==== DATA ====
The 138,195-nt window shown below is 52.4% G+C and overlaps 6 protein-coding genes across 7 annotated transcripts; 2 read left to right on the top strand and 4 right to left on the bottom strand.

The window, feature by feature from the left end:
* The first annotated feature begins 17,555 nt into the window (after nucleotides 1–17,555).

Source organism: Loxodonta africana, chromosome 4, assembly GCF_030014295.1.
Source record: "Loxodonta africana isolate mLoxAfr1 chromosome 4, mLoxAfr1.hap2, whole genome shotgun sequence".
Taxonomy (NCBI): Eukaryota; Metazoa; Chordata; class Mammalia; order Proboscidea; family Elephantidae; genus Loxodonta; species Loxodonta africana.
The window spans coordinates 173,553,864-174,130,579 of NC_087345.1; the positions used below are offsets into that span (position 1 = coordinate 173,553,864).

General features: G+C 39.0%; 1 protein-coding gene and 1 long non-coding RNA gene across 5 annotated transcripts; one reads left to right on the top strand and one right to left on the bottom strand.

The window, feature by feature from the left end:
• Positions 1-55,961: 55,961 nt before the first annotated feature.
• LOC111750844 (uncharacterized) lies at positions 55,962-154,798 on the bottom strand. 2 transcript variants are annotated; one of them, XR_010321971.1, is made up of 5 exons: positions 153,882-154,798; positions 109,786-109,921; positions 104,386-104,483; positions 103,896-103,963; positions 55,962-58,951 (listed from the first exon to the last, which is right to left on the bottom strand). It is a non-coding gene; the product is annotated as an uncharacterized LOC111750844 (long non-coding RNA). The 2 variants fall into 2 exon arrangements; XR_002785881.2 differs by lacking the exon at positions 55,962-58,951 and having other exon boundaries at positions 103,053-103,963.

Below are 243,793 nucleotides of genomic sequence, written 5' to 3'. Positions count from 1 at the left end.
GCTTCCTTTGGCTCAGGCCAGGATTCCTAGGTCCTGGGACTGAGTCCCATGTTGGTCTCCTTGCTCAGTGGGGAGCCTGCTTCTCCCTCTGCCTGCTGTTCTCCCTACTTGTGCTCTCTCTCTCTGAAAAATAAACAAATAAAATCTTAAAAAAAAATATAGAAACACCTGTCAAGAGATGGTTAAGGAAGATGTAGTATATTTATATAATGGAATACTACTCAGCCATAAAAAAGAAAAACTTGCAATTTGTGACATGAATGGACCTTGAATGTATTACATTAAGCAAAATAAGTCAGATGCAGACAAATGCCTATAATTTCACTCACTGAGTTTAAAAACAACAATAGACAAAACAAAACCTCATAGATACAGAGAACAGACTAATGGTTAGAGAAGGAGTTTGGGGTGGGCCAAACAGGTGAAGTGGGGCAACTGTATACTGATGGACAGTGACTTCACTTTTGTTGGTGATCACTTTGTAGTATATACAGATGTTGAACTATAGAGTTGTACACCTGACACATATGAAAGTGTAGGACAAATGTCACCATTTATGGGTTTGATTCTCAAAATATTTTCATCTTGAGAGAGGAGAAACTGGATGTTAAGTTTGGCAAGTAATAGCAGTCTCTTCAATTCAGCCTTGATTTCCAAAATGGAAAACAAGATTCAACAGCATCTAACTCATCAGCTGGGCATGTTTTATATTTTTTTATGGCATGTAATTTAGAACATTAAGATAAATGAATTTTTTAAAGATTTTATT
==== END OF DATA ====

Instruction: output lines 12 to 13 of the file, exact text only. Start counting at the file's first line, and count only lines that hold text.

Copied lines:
Below are 243,793 nucleotides of genomic sequence, written 5' to 3'. Positions count from 1 at the left end.
GCTTCCTTTGGCTCAGGCCAGGATTCCTAGGTCCTGGGACTGAGTCCCATGTTGGTCTCCTTGCTCAGTGGGGAGCCTGCTTCTCCCTCTGCCTGCTGTTCTCCCTACTTGTGCTCTCTCTCTCTGAAAAATAAACAAATAAAATCTTAAAAAAAAATATAGAAACACCTGTCAAGAGATGGTTAAGGAAGATGTAGTATATTTATATAATGGAATACTACTCAGCCATAAAAAAGAAAAACTTGCAATTTGTGACATGAATGGACCTTGAATGTATTACATTAAGCAAAATAAGTCAGATGCAGACAAATGCCTATAATTTCACTCACTGAGTTTAAAAACAACAATAGACAAAACAAAACCTCATAGATACAGAGAACAGACTAATGGTTAGAGAAGGAGTTTGGGGTGGGCCAAACAGGTGAAGTGGGGCAACTGTATACTGATGGACAGTGACTTCACTTTTGTTGGTGATCACTTTGTAGTATATACAGATGTTGAACTATAGAGTTGTACACCTGACACATATGAAAGTGTAGGACAAATGTCACCATTTATGGGTTTGATTCTCAAAATATTTTCATCTTGAGAGAGGAGAAACTGGATGTTAAGTTTGGCAAGTAATAGCAGTCTCTTCAATTCAGCCTTGATTTCCAAAATGGAAAACAAGATTCAACAGCATCTAACTCATCAGCTGGGCATGTTTTATATTTTTTTATGGCATGTAATTTAGAACATTAAGATAAATGAATTTTTTAAAGATTTTATT